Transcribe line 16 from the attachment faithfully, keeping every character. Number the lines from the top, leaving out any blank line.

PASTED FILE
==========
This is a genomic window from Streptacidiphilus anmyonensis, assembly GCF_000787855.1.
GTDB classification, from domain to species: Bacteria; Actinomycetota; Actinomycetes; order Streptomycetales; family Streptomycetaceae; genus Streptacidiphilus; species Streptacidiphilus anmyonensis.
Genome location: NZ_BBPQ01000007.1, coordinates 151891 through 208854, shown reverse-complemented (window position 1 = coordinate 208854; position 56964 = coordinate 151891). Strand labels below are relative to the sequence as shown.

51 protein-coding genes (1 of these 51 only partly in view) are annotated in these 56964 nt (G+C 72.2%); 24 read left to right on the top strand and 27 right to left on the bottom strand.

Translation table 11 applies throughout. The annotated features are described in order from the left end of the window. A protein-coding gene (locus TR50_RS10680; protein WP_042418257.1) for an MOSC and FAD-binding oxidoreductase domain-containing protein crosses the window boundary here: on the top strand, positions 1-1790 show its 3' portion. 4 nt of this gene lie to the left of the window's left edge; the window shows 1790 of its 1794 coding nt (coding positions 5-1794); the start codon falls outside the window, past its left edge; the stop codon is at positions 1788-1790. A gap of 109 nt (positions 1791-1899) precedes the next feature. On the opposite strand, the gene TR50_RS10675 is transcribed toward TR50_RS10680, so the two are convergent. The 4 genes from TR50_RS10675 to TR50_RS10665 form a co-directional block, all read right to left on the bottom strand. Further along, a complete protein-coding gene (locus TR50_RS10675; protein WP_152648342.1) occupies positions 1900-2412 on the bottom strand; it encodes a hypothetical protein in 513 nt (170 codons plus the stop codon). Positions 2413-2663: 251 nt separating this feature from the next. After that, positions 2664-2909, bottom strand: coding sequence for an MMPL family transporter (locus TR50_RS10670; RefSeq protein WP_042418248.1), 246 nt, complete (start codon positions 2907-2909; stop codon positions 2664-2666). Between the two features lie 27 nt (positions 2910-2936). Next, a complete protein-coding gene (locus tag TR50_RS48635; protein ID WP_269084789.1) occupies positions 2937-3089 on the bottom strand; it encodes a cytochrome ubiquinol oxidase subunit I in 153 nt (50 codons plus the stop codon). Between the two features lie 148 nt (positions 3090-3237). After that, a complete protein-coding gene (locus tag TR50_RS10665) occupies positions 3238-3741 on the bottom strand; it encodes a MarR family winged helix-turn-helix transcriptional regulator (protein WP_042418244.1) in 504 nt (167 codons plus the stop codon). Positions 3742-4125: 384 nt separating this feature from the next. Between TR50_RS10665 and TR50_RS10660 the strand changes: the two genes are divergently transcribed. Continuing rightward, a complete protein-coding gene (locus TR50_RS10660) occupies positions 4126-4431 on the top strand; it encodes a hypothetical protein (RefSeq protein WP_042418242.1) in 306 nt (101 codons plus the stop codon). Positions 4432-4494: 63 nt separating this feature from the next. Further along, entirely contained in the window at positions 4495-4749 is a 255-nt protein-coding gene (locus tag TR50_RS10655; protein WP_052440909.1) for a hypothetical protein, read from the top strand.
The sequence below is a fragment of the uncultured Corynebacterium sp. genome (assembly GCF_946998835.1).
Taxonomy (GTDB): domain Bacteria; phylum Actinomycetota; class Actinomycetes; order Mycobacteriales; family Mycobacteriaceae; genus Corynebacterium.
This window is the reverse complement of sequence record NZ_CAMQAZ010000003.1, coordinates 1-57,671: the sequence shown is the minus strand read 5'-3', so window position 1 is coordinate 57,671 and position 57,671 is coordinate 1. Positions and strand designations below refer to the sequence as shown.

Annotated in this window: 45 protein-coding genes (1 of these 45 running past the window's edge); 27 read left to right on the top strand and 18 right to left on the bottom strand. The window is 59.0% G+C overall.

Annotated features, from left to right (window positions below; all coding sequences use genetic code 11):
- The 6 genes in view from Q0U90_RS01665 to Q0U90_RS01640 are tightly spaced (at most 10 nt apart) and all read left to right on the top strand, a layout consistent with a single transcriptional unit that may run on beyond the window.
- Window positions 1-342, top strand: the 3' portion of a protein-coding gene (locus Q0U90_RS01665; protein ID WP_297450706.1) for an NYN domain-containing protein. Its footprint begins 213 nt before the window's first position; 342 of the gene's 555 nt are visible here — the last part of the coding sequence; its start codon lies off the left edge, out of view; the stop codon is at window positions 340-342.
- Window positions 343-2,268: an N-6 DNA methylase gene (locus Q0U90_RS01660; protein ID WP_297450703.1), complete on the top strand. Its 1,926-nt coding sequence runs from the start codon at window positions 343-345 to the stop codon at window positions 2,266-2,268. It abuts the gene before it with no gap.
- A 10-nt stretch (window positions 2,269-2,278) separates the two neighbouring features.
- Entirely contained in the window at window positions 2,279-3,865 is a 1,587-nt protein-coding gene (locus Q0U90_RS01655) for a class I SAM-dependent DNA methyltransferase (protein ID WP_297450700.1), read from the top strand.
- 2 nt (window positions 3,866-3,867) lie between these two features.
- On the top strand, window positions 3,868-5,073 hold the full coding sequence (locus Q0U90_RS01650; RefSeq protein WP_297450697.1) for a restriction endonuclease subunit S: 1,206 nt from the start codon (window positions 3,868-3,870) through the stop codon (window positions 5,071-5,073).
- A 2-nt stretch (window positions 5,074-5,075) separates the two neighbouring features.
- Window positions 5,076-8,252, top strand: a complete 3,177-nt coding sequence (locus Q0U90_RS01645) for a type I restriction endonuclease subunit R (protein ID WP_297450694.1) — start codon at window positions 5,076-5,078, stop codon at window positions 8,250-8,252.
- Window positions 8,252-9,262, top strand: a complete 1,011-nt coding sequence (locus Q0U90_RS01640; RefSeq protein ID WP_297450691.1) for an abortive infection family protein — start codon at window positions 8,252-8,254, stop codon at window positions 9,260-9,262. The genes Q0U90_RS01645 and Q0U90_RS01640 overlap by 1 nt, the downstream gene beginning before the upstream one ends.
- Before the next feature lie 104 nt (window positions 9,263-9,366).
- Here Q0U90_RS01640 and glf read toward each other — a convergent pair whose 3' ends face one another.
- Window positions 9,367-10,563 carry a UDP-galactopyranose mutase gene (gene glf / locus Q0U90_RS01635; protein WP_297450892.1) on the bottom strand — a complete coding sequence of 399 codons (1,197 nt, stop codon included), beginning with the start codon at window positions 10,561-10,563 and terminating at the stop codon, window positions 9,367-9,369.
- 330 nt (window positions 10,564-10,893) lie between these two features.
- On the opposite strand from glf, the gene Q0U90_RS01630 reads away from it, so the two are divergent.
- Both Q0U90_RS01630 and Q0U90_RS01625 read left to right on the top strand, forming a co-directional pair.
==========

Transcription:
- 2 nt (window positions 3,866-3,867) lie between these two features.